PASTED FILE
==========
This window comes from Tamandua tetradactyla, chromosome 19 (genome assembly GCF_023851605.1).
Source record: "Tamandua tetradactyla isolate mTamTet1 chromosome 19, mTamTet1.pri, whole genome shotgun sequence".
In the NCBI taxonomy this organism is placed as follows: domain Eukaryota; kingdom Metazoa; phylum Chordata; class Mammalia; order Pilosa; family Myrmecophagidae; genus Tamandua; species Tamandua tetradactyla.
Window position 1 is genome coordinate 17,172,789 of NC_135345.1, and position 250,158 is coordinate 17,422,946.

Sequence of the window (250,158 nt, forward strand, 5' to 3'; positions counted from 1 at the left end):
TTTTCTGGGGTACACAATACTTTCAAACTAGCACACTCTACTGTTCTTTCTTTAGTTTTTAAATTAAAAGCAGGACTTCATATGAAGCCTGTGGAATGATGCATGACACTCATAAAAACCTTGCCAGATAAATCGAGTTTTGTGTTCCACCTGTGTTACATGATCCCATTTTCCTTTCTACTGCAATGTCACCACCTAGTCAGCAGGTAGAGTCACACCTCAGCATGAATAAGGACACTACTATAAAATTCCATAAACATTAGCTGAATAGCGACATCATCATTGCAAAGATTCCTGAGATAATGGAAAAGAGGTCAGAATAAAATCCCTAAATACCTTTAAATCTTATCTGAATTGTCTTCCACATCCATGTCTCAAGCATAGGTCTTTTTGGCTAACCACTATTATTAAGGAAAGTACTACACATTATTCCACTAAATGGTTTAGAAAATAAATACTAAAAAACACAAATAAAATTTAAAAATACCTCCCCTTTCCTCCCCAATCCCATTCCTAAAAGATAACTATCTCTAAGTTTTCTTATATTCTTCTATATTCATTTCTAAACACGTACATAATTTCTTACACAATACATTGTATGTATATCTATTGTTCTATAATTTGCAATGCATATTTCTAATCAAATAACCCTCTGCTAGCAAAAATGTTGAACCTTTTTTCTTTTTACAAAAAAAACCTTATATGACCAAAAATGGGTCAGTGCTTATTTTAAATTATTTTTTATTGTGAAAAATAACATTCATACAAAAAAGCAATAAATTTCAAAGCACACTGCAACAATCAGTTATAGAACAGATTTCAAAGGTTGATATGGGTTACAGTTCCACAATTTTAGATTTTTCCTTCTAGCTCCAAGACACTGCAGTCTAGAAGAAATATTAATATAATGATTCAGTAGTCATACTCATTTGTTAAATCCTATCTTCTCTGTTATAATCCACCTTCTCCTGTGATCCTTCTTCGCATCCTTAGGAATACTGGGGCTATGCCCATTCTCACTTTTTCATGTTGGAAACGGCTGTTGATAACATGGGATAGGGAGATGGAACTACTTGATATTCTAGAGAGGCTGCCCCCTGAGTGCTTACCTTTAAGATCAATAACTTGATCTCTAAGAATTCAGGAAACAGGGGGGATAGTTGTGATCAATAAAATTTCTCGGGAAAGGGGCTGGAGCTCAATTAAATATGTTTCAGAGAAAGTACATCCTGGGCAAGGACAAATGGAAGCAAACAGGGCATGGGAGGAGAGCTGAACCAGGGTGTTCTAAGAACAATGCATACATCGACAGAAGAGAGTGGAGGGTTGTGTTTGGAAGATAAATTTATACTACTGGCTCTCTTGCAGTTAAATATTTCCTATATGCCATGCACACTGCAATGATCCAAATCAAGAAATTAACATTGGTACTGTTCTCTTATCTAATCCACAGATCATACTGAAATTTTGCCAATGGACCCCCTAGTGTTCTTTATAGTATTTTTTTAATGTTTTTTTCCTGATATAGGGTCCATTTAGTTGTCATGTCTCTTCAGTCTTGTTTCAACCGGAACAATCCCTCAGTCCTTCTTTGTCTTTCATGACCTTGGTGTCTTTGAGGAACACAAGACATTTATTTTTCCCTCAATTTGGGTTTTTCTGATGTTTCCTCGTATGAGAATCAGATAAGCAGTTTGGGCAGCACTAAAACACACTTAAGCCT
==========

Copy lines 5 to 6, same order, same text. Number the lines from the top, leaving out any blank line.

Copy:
Sequence of the window (250,158 nt, forward strand, 5' to 3'; positions counted from 1 at the left end):
TTTTCTGGGGTACACAATACTTTCAAACTAGCACACTCTACTGTTCTTTCTTTAGTTTTTAAATTAAAAGCAGGACTTCATATGAAGCCTGTGGAATGATGCATGACACTCATAAAAACCTTGCCAGATAAATCGAGTTTTGTGTTCCACCTGTGTTACATGATCCCATTTTCCTTTCTACTGCAATGTCACCACCTAGTCAGCAGGTAGAGTCACACCTCAGCATGAATAAGGACACTACTATAAAATTCCATAAACATTAGCTGAATAGCGACATCATCATTGCAAAGATTCCTGAGATAATGGAAAAGAGGTCAGAATAAAATCCCTAAATACCTTTAAATCTTATCTGAATTGTCTTCCACATCCATGTCTCAAGCATAGGTCTTTTTGGCTAACCACTATTATTAAGGAAAGTACTACACATTATTCCACTAAATGGTTTAGAAAATAAATACTAAAAAACACAAATAAAATTTAAAAATACCTCCCCTTTCCTCCCCAATCCCATTCCTAAAAGATAACTATCTCTAAGTTTTCTTATATTCTTCTATATTCATTTCTAAACACGTACATAATTTCTTACACAATACATTGTATGTATATCTATTGTTCTATAATTTGCAATGCATATTTCTAATCAAATAACCCTCTGCTAGCAAAAATGTTGAACCTTTTTTCTTTTTACAAAAAAAACCTTATATGACCAAAAATGGGTCAGTGCTTATTTTAAATTATTTTTTATTGTGAAAAATAACATTCATACAAAAAAGCAATAAATTTCAAAGCACACTGCAACAATCAGTTATAGAACAGATTTCAAAGGTTGATATGGGTTACAGTTCCACAATTTTAGATTTTTCCTTCTAGCTCCAAGACACTGCAGTCTAGAAGAAATATTAATATAATGATTCAGTAGTCATACTCATTTGTTAAATCCTATCTTCTCTGTTATAATCCACCTTCTCCTGTGATCCTTCTTCGCATCCTTAGGAATACTGGGGCTATGCCCATTCTCACTTTTTCATGTTGGAAACGGCTGTTGATAACATGGGATAGGGAGATGGAACTACTTGATATTCTAGAGAGGCTGCCCCCTGAGTGCTTACCTTTAAGATCAATAACTTGATCTCTAAGAATTCAGGAAACAGGGGGGATAGTTGTGATCAATAAAATTTCTCGGGAAAGGGGCTGGAGCTCAATTAAATATGTTTCAGAGAAAGTACATCCTGGGCAAGGACAAATGGAAGCAAACAGGGCATGGGAGGAGAGCTGAACCAGGGTGTTCTAAGAACAATGCATACATCGACAGAAGAGAGTGGAGGGTTGTGTTTGGAAGATAAATTTATACTACTGGCTCTCTTGCAGTTAAATATTTCCTATATGCCATGCACACTGCAATGATCCAAATCAAGAAATTAACATTGGTACTGTTCTCTTATCTAATCCACAGATCATACTGAAATTTTGCCAATGGACCCCCTAGTGTTCTTTATAGTATTTTTTTAATGTTTTTTTCCTGATATAGGGTCCATTTAGTTGTCATGTCTCTTCAGTCTTGTTTCAACCGGAACAATCCCTCAGTCCTTCTTTGTCTTTCATGACCTTGGTGTCTTTGAGGAACACAAGACATTTATTTTTCCCTCAATTTGGGTTTTTCTGATGTTTCCTCGTATGAGAATCAGATAAGCAGTTTGGGCAGCACTAAAACACACTTAAGCCT